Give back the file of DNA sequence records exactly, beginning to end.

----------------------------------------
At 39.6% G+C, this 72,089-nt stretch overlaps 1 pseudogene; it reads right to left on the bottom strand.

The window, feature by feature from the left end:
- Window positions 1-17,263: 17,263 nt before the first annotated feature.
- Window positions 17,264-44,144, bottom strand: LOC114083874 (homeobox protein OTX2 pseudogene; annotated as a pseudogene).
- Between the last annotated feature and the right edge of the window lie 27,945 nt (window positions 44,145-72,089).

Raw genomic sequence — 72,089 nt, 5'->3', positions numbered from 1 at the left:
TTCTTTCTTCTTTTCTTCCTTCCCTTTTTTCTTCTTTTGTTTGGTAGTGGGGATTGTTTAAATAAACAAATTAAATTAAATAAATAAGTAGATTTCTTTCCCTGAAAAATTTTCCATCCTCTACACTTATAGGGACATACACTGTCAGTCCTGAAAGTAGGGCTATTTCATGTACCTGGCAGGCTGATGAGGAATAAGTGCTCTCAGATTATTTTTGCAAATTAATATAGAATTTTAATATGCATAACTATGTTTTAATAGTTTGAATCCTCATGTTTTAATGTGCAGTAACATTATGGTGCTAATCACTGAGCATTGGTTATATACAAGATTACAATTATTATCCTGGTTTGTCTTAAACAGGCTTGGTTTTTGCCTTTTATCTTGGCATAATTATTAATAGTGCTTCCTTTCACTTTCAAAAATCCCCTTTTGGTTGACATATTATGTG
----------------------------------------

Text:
At 39.6% G+C, this 72,089-nt stretch overlaps 1 pseudogene; it reads right to left on the bottom strand.

The window, feature by feature from the left end:
- Window positions 1-17,263: 17,263 nt before the first annotated feature.
- Window positions 17,264-44,144, bottom strand: LOC114083874 (homeobox protein OTX2 pseudogene; annotated as a pseudogene).
- Between the last annotated feature and the right edge of the window lie 27,945 nt (window positions 44,145-72,089).

Raw genomic sequence — 72,089 nt, 5'->3', positions numbered from 1 at the left:
TTCTTTCTTCTTTTCTTCCTTCCCTTTTTTCTTCTTTTGTTTGGTAGTGGGGATTGTTTAAATAAACAAATTAAATTAAATAAATAAGTAGATTTCTTTCCCTGAAAAATTTTCCATCCTCTACACTTATAGGGACATACACTGTCAGTCCTGAAAGTAGGGCTATTTCATGTACCTGGCAGGCTGATGAGGAATAAGTGCTCTCAGATTATTTTTGCAAATTAATATAGAATTTTAATATGCATAACTATGTTTTAATAGTTTGAATCCTCATGTTTTAATGTGCAGTAACATTATGGTGCTAATCACTGAGCATTGGTTATATACAAGATTACAATTATTATCCTGGTTTGTCTTAAACAGGCTTGGTTTTTGCCTTTTATCTTGGCATAATTATTAATAGTGCTTCCTTTCACTTTCAAAAATCCCCTTTTGGTTGACATATTATGTG